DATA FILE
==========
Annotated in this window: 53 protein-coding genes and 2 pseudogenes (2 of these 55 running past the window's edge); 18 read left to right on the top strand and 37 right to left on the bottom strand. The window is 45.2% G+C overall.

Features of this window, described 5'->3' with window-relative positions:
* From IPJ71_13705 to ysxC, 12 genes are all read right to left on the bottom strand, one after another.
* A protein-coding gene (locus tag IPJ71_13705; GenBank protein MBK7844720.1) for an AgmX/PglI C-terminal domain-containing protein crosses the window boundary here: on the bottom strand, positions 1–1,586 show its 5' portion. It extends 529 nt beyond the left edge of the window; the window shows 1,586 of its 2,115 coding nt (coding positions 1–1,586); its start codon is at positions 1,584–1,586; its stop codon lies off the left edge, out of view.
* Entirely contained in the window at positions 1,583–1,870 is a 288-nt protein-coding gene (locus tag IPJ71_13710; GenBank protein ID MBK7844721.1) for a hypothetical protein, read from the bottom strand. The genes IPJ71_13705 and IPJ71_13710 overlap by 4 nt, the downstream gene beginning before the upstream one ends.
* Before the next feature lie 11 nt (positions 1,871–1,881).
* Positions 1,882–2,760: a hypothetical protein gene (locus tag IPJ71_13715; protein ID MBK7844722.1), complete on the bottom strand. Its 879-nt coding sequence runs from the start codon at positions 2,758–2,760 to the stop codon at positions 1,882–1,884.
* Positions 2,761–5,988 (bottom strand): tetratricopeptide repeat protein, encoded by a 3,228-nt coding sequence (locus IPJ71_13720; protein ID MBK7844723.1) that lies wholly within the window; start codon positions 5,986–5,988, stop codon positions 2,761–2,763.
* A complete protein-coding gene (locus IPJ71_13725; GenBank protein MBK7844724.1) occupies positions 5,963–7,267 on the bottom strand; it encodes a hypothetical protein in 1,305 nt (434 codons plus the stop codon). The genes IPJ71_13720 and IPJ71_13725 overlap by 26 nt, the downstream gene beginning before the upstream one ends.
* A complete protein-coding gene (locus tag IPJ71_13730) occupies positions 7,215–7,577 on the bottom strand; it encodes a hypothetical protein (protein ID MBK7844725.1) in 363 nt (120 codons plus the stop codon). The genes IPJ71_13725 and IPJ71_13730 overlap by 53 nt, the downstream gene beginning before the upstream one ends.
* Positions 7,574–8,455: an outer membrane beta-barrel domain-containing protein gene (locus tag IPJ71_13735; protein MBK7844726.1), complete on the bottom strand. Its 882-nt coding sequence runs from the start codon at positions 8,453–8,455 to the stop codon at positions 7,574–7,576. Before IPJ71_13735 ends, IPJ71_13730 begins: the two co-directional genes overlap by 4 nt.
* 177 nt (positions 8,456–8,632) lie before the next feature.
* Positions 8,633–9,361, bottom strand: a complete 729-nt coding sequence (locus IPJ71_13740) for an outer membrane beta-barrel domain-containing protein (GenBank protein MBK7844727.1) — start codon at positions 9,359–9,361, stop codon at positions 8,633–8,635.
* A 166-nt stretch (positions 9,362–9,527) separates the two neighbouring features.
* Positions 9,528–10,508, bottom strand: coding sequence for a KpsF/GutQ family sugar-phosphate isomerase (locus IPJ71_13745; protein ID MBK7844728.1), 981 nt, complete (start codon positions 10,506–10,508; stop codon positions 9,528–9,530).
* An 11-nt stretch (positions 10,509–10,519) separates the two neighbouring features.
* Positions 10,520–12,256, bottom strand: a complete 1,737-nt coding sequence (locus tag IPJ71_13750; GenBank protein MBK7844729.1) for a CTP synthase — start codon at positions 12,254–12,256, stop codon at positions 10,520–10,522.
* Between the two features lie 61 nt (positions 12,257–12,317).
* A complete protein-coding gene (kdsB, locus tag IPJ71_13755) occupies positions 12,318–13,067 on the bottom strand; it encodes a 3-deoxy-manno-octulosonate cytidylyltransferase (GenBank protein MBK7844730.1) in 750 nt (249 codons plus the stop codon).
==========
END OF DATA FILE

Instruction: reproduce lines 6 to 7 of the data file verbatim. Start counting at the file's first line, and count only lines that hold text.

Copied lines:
* Before the next feature lie 11 nt (positions 1,871–1,881).
* Positions 1,882–2,760: a hypothetical protein gene (locus tag IPJ71_13715; protein ID MBK7844722.1), complete on the bottom strand. Its 879-nt coding sequence runs from the start codon at positions 2,758–2,760 to the stop codon at positions 1,882–1,884.